Churches as Influential Institutions for Health Promotion

There are several studies citing churches as influential institutions for health promotion in black communities.1,2,3 It has also been established that therapeutic lifestyle change is a recommended treatment for hypertension. A recent study reported in Circulation compared the effectiveness of TLC plus motivational interviewing versus health education alone.4 The FAITH study (Faith-Based Approaches in the Treatment of Hypertension) is the first community-based program to implement a lifestyle intervention for systolic blood pressure reduction delivered by lay health advisors in churches.4

The FAITH trial differs from similar studies in that it included a control group and rigorous assessment of blood pressure outcomes. It was a two-arm randomized controlled trial that tested the hypothesis that participants in the churches randomized to the motivational interviewing-therapeutic lifestyle change group would have greater mean arterial pressure, systolic blood pressure, and diastolic blood pressure reduction at six months and greater blood pressure control at nine months than those in churches randomized to the health education group. The trial was conducted in 32 black churches in New York City. Participants were identified at the churches through responses to presentations, posting of flyers, face to face recruitment, and endorsement from the pastors from the pulpit.

The motivational interviewing-therapeutic lifestyle change group consisted of 11 90-minute weekly group sessions focused on healthy lifestyle behaviors such as low fat and low sodium diet rich in vegetables and fruits, weight loss, and increasing physical activity. The group was given information on meal planning, stress management, medication adherence, goal setting, and tasting healthy foods. They were encouraged to keep food and exercise diaries. All instruction included elements of prayer, scripture, and faith-based discussion. The group sessions were followed by three individual motivational interviewing sessions to help participants with problem-solving and maintaining lifestyle changes. Lay health advisors were recruited at the churches and trained to deliver the intervention.

The health education group served as the control group and received one lifestyle session on blood pressure management plus ten informational sessions led by health experts on health education topics. The information sessions focused on lifestyle behaviors and hypertensive drug management. Participants also received the National Institute of Health booklet “Your Guide to Lowering Blood Pressure.” The health experts presented on additional topics such as fire safety, substance abuse, Alzheimer disease, and environmental health.

Although improvement was observed in both arms, the study demonstrated that a comprehensive faith-based lifestyle intervention plus motivational interviewing, led by lay heart advisors in churches, was associated with significantly greater reduction in systolic blood pressure when compared with health education among blacks with uncontrolled hypertension. Average systolic blood pressure reduction at six months was -16.53 mm Hg in the motivational interviewing-therapeutic lifestyle change group and -10.74 mm Hg in the health education group. At nine months, the motivational interviewing-therapeutic lifestyle change group showed -18.2 mm Hg reduction in systolic blood pressure and the health education group -13.0mm Hg.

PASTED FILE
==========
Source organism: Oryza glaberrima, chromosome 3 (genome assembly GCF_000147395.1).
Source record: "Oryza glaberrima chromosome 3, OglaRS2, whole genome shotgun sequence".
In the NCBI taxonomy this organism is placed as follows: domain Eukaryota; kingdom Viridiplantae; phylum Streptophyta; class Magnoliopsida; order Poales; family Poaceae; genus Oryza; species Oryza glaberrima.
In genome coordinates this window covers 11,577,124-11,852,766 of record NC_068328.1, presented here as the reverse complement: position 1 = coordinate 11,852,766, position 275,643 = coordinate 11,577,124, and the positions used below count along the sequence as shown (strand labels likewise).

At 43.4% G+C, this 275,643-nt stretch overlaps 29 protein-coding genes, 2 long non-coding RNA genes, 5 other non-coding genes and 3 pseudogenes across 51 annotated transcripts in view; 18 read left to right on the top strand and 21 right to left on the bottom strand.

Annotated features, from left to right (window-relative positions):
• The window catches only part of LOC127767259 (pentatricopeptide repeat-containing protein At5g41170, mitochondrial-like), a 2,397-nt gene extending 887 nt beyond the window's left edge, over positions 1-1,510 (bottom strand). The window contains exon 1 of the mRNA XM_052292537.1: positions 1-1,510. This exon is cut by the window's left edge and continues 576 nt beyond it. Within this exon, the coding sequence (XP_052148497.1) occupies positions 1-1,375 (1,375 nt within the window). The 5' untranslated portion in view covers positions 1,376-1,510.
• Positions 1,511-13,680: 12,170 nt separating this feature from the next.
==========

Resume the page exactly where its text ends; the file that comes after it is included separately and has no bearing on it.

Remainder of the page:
This study is also important from a policy perspective as it focuses on the use of community health workers and lay health advisors as an effective means for implementing evidence-based public health practices in community settings. The low cost and the potential for sustainability are two positive features of this model.5 According to the Centers for Disease Control, this model is associated with effective communication of health messages in “culturally salient ways.”6

  1. National High Blood Pressure Education Program. Churches as an Avenue to High Blood Pressure Control. Bethesda, MD: U.S. Dept. of Health and Human Services, Public Health Service, National Institutes of Health, National Heart, Lung, and Blood Institute, National High Blood Pressure Education Program; 1987.
  2. Wimberly AES. The role of black faith communities in fostering health. In: Taylor SE, Braithwaite RL, eds. Health Issues in the Black Community. 2nd ed. San Francisco, CA: Jossey-Bass; 2001:129–150.
  3. Peterson J, Atwood JR, Yates B. Key elements for church-based health promotion programs: outcome-based literature review. Public HealthNurs. 2002;19:401–411.  
  4. Circ Cardiovasc Qual Outcomes. 2018;11:e004691. DOI: 10.1161/CIRCOUTCOMES.118.004691
  5. Institute of Medicine (US) Committee on Public Health Priorities to Reduce and Control Hypertension. A Population-Based Policy and Systems Change Approach to Prevent and Control Hypertension. Washington, DC:National Academies Press (US); 2010.
  6. Centers for Disease Control and Prevention (CDC). CDC’s Division of Diabetes Translation Community Health Workers/Promotores de Salud: Critical Connections in Communities. tps://

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